Lessons from Gravity: How to Fail the Bechdel Test (in a good way)

 

Gravity_Poster

This Oscars 2014 post series didn’t go quite as planned, but even though I only managed to write about one Best Picture nom before Ellen DeGeneres ordered pizza for everyone, I’m still making my way through each of the films because they really are always worth seeing.

As I noted in my post about Her, Oscar nominated films tend to avoid lazy writing traps that result in bad representation. They may seem to have predictable premises, but many times they may defy the pattern audiences expect. Of course, this isn’t the case for all Oscar noms (Avatar is like generic brand cereal covered in shiny wrapping paper), but Gravity succeeds in representation in a surprising way: by failing the Bechdel Test and still having a pretty awesome female character.

Gravity is mostly a one-person act, though, which already brings it out of the scope of the Bechdel Test. The film’s setup makes you believe that George Clooney’s character (Matt Kowalski) will be around much longer than he is. In fact, the opening acts follow a damsel in distress formula and make the audience expect that Matt will always be there to talk Ryan (Sandra Bullock) out of the next disaster. Instead, Matt floats off into space, leaving Ryan to fend for herself. Not only does killing off the knowledgeable male protector create room for Ryan to assert her own strength, but it also helps her grow as a character. She survives on her own because she learns that there is always a way out.

Additionally, Gravity seems to reverse the trope where a female acts as some sort of spiritual guide for the male hero at his lowest point. When Ryan believes she’s in a hopeless situation, she shuts off all the engines and prepares herself to die, but a form of Matt appears to her and pushes her to think creatively. For once, a dead male character is sanctified in death and serves as a muse of sorts for a female lead. Typically, it’s dead women who are portrayed as 100% pure and whose appearances stir a male lead into revelation and action.

At the same time, Gravity fails the Bechdel Test, which asks if a film has two female characters that talk to each other about something other than a man. The Bechdel Test sets a very, very low bar that a lot of popular media fails in addition to having lackluster representation. However, there are times when the parameters of the Bechdel Test are negligible to me because I find the representation of women to be well executed. Gravity is one of those rare cases. It fails the Bechdel Test, but a woman is the main hero and this isn’t a romantic comedy. It fails the Bechdel Test, but Ryan Stone isn’t sexualized nor does she stay dependent on a man’s guidance. It fails the Bechdel Test, but Ryan’s character development hinges on survival and triumph, not on finally falling in love.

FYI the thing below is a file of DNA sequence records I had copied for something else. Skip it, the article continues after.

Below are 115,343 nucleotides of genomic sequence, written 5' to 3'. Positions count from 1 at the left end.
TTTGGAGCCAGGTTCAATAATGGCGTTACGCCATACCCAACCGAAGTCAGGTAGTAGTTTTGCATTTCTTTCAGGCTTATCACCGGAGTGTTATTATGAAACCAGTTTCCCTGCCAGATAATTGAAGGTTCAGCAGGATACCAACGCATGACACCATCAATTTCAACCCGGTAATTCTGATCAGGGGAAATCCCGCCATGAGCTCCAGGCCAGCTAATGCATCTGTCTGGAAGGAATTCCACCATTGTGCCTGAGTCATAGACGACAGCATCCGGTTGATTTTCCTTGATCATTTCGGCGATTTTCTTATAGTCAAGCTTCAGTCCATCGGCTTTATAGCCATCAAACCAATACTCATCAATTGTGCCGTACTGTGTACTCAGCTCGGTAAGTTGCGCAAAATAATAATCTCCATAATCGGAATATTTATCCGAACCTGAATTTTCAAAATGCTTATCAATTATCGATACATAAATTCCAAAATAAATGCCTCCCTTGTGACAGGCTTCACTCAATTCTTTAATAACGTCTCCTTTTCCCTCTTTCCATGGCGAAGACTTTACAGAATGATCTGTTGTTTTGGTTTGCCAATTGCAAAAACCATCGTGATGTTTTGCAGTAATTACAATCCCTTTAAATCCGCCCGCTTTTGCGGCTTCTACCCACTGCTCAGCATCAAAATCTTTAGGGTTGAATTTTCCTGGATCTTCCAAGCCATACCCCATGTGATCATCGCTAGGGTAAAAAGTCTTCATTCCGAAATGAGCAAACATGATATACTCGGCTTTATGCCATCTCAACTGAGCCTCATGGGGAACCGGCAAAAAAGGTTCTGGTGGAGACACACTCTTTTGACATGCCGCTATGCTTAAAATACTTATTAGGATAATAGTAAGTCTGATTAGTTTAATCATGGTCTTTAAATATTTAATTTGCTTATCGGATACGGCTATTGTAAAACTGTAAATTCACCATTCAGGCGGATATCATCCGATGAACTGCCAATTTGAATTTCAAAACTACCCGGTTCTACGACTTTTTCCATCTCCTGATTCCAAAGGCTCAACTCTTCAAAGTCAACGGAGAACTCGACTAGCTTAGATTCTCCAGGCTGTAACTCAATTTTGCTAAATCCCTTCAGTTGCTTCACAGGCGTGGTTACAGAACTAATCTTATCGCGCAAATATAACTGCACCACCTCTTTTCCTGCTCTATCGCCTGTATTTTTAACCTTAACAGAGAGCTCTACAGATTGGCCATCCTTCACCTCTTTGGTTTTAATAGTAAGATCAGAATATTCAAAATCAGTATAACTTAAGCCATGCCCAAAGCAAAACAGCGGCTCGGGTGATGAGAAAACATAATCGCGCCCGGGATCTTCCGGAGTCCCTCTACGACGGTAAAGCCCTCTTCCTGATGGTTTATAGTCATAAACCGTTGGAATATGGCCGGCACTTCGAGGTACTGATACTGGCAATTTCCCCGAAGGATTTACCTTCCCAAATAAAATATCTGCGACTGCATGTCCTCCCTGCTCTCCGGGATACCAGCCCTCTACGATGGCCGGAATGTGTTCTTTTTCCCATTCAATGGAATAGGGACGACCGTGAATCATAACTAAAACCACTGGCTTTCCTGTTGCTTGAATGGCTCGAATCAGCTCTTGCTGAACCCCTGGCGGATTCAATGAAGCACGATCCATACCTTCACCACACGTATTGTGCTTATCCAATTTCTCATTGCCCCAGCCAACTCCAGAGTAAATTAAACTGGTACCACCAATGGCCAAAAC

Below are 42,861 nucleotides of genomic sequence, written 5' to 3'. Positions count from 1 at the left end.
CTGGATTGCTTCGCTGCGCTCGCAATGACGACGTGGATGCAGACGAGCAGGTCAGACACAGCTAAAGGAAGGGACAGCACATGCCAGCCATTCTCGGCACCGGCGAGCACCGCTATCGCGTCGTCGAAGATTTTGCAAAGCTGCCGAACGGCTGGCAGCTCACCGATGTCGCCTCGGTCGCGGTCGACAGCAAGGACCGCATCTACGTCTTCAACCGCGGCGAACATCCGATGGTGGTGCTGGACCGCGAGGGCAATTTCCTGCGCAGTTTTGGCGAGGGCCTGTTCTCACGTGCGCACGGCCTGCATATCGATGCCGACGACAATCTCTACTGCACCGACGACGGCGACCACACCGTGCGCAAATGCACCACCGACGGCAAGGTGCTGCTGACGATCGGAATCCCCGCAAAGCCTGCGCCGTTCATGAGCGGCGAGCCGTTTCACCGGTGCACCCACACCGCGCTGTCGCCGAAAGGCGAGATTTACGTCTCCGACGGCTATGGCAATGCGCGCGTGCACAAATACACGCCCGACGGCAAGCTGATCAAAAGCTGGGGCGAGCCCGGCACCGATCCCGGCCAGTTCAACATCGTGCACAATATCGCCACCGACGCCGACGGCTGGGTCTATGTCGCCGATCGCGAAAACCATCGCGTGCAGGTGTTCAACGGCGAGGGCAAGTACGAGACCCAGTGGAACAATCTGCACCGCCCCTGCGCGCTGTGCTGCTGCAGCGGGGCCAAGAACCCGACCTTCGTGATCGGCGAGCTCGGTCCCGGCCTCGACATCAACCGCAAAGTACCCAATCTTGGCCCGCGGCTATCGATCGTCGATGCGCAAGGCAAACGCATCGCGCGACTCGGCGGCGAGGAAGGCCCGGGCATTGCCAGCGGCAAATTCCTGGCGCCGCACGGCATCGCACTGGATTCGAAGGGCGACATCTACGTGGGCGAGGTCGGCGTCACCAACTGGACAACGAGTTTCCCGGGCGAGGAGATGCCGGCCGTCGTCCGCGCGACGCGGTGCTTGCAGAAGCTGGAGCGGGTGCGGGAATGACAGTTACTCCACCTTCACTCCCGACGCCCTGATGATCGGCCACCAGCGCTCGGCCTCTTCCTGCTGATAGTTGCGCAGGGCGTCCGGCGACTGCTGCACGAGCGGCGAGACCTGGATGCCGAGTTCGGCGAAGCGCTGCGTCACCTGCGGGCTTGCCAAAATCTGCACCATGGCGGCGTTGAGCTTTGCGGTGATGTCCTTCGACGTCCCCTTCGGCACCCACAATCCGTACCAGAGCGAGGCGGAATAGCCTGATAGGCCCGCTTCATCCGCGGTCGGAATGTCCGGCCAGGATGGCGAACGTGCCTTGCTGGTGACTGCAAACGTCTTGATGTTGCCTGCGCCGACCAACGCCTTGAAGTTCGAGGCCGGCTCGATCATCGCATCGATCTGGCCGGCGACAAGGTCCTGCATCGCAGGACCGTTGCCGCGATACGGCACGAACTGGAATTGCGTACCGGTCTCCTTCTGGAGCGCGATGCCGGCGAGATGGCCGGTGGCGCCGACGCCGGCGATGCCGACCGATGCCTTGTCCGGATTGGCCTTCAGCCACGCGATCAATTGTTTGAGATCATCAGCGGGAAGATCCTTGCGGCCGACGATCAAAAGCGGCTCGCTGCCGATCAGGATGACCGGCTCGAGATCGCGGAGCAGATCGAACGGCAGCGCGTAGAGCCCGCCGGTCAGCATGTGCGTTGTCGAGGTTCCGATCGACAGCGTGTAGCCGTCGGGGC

Although I will always be more interested in work that passes the Bechdel Test, it’d be nice to see the myriad of things that fail it fail the way Gravity does. By nature, some stories just don’t have many characters and therefore they can’t cover all the bases of representation. That being said, Gravity is a small step in the right direction. Ten years ago, this movie would’ve been about two men. However, even though this film has good female representation, it kills off its only obvious PoC (Shariff) and if the space debris hadn’t arrived at just the right time, it would’ve ventured into some homophobic and transphobic territory. Consequently, I didn’t feel bad when Kowalski untethered himself.

The main lesson here is that even stories with a small cast of characters can still provide good representation of different minorities. Gravity is far from perfect in this regard, but it does show that stories about women can also be thrilling, lonely survival stories.

Advertisements

Leave a Reply

Fill in your details below or click an icon to log in:

WordPress.com Logo

You are commenting using your WordPress.com account. Log Out / Change )

Twitter picture

You are commenting using your Twitter account. Log Out / Change )

Facebook photo

You are commenting using your Facebook account. Log Out / Change )

Google+ photo

You are commenting using your Google+ account. Log Out / Change )

Connecting to %s